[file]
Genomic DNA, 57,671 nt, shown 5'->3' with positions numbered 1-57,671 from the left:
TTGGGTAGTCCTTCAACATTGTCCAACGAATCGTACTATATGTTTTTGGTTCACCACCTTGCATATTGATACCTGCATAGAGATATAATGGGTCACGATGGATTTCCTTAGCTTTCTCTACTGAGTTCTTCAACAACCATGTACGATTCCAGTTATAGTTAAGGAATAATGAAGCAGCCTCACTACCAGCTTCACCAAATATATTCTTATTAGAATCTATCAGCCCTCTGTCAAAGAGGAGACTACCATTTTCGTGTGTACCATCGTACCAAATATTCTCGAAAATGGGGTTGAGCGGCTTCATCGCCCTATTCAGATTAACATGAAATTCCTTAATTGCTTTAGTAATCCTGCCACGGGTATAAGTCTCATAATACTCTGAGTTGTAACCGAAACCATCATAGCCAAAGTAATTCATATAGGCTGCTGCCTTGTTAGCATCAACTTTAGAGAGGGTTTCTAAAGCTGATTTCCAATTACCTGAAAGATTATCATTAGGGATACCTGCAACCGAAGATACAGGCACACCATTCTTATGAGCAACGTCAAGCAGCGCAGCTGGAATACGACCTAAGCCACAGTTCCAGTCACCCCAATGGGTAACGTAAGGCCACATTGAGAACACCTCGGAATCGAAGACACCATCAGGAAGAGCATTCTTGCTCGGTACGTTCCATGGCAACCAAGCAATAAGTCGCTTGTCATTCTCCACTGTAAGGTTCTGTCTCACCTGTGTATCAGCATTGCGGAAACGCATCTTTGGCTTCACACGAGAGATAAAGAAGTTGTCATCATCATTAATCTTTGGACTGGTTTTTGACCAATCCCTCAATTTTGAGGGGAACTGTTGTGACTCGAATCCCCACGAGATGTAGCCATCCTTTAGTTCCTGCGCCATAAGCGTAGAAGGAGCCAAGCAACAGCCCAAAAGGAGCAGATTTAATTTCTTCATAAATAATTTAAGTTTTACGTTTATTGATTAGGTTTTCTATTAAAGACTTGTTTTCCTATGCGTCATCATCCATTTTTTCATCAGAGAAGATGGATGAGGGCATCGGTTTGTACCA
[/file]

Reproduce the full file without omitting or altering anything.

Genomic DNA, 57,671 nt, shown 5'->3' with positions numbered 1-57,671 from the left:
TTGGGTAGTCCTTCAACATTGTCCAACGAATCGTACTATATGTTTTTGGTTCACCACCTTGCATATTGATACCTGCATAGAGATATAATGGGTCACGATGGATTTCCTTAGCTTTCTCTACTGAGTTCTTCAACAACCATGTACGATTCCAGTTATAGTTAAGGAATAATGAAGCAGCCTCACTACCAGCTTCACCAAATATATTCTTATTAGAATCTATCAGCCCTCTGTCAAAGAGGAGACTACCATTTTCGTGTGTACCATCGTACCAAATATTCTCGAAAATGGGGTTGAGCGGCTTCATCGCCCTATTCAGATTAACATGAAATTCCTTAATTGCTTTAGTAATCCTGCCACGGGTATAAGTCTCATAATACTCTGAGTTGTAACCGAAACCATCATAGCCAAAGTAATTCATATAGGCTGCTGCCTTGTTAGCATCAACTTTAGAGAGGGTTTCTAAAGCTGATTTCCAATTACCTGAAAGATTATCATTAGGGATACCTGCAACCGAAGATACAGGCACACCATTCTTATGAGCAACGTCAAGCAGCGCAGCTGGAATACGACCTAAGCCACAGTTCCAGTCACCCCAATGGGTAACGTAAGGCCACATTGAGAACACCTCGGAATCGAAGACACCATCAGGAAGAGCATTCTTGCTCGGTACGTTCCATGGCAACCAAGCAATAAGTCGCTTGTCATTCTCCACTGTAAGGTTCTGTCTCACCTGTGTATCAGCATTGCGGAAACGCATCTTTGGCTTCACACGAGAGATAAAGAAGTTGTCATCATCATTAATCTTTGGACTGGTTTTTGACCAATCCCTCAATTTTGAGGGGAACTGTTGTGACTCGAATCCCCACGAGATGTAGCCATCCTTTAGTTCCTGCGCCATAAGCGTAGAAGGAGCCAAGCAACAGCCCAAAAGGAGCAGATTTAATTTCTTCATAAATAATTTAAGTTTTACGTTTATTGATTAGGTTTTCTATTAAAGACTTGTTTTCCTATGCGTCATCATCCATTTTTTCATCAGAGAAGATGGATGAGGGCATCGGTTTGTACCA